Zambia celebrates first class of nurses and midwives trained through Amref Health Africa’s e-Learning program


(Photo: Amref Health Africa)

 

September 15, 2017 – Song, dance and color filled the Levi Mwanawasa Stadium in Ndola town, Zambia on Thursday September 14, as thousands of people turned up to witness the 41st Combined Graduation Ceremony for registered nurses and midwives in Zambia’s Copperbelt Province.

 

Since 2013, Amref Health Africa and Childfund International have partnered to implement the Zambia Nurses Lifeskills Training Program, which uses e-learning technology to train nurses and midwives, with funding from the Mastercard Foundation.

 

Among the graduates was the first group of 67 registered nurse students in the country to undergo the e-Learning training program. The performance of the 67 e-learning students in the national nursing exams was significantly higher than the national average. A total of 1,039 students from 10 health training institutions received diplomas in nursing and certificates in midwifery at the largest ever graduation of health workers in the region.



(Photo: Amref Health Africa)

 

Present at the event were Group CEO of Amref Health Africa, Dr. Githinji Gitahi; CEO and President of ChildFund International, Anne Lynam Goddard; and Program Manager for Youth Livelihoods at the Mastercard Foundation, Mr. Koffi Assouan.

 

The best overall student in the e-Learning program, 23-year-old Daniel Kunueni, got straight As in all theoretical and practical exams. “I am passionate about pediatrics – I want to work with children.  I also want to teach others so that they too can achieve their dreams,” says Daniel.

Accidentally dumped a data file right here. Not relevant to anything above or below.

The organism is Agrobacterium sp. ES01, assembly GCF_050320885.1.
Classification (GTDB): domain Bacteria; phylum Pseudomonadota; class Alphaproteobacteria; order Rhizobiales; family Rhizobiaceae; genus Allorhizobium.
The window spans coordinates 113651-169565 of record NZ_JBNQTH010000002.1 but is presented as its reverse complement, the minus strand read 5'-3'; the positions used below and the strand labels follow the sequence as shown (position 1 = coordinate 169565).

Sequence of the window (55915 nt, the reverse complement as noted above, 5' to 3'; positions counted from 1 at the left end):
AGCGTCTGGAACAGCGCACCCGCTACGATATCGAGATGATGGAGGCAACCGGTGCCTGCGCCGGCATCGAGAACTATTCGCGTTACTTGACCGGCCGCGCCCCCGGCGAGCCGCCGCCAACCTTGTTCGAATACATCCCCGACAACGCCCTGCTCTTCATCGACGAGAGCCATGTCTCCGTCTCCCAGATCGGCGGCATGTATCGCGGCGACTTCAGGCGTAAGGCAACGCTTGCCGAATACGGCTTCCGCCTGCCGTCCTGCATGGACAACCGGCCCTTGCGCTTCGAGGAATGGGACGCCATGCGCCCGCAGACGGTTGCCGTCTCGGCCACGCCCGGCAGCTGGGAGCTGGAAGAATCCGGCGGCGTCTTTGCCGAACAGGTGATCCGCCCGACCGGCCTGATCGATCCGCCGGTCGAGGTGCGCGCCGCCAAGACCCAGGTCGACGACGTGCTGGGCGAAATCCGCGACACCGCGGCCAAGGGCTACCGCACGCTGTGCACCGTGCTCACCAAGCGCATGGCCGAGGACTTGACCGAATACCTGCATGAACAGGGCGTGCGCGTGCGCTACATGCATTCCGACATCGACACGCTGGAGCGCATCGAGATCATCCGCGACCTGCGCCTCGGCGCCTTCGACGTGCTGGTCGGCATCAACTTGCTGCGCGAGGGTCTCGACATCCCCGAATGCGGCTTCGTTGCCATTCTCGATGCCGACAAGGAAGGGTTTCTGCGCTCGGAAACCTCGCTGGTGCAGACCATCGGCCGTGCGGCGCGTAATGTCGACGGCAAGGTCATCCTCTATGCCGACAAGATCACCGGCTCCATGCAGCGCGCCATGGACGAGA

Daniel Kunueni, named best overall student in the e-Learning program, with Dr. Githinji Gitahi, Group CEO of Amref Health Africa. (Photo: Amref Health Africa)

 

Commending Daniel and all other e-Learning graduates for their impressive performance, Dr. Gitahi said that the students had demonstrated the effectiveness of e-Learning in closing the gap of trained health workers in Africa:

 

“Amref Health Africa began training nurses using e-Learning 10 years ago, with consistently high results. The success we have had validates this approach. Africa must embrace technology and use the tools of our times to accelerate achievement of universal health care for our people,” he said.

 

He added: “It is commendable that the Ministry of Health has embraced e-Learning as a viable and acceptable teaching methodology for healthcare workers. It is very interactive, students have content with them everywhere they go, and they are able to work even as they learn.”

 

Besides providing employment for youth and bridging the gap in the nursing workforce, the e-Learning initiative is also aimed at reducing the maternal and child mortality rates in Zambia. The infant mortality rate is just over 70 for every 1,000 live births while approximately 59,000 women die in child birth every year. By training more health workers efficiently and effectively, more women and children can access life-saving health care.


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